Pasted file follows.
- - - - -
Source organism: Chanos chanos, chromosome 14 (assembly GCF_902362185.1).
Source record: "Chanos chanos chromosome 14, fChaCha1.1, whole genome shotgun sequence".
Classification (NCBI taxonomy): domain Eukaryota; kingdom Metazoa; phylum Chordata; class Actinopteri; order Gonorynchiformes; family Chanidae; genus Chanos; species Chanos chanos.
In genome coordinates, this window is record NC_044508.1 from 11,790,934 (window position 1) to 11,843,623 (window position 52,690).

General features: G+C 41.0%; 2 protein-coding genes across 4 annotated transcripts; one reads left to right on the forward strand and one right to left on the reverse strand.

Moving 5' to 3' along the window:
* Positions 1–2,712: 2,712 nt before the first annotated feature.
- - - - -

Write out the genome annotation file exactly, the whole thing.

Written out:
Source organism: Chanos chanos, chromosome 14 (assembly GCF_902362185.1).
Source record: "Chanos chanos chromosome 14, fChaCha1.1, whole genome shotgun sequence".
Classification (NCBI taxonomy): domain Eukaryota; kingdom Metazoa; phylum Chordata; class Actinopteri; order Gonorynchiformes; family Chanidae; genus Chanos; species Chanos chanos.
In genome coordinates, this window is record NC_044508.1 from 11,790,934 (window position 1) to 11,843,623 (window position 52,690).

General features: G+C 41.0%; 2 protein-coding genes across 4 annotated transcripts; one reads left to right on the forward strand and one right to left on the reverse strand.

Moving 5' to 3' along the window:
* Positions 1–2,712: 2,712 nt before the first annotated feature.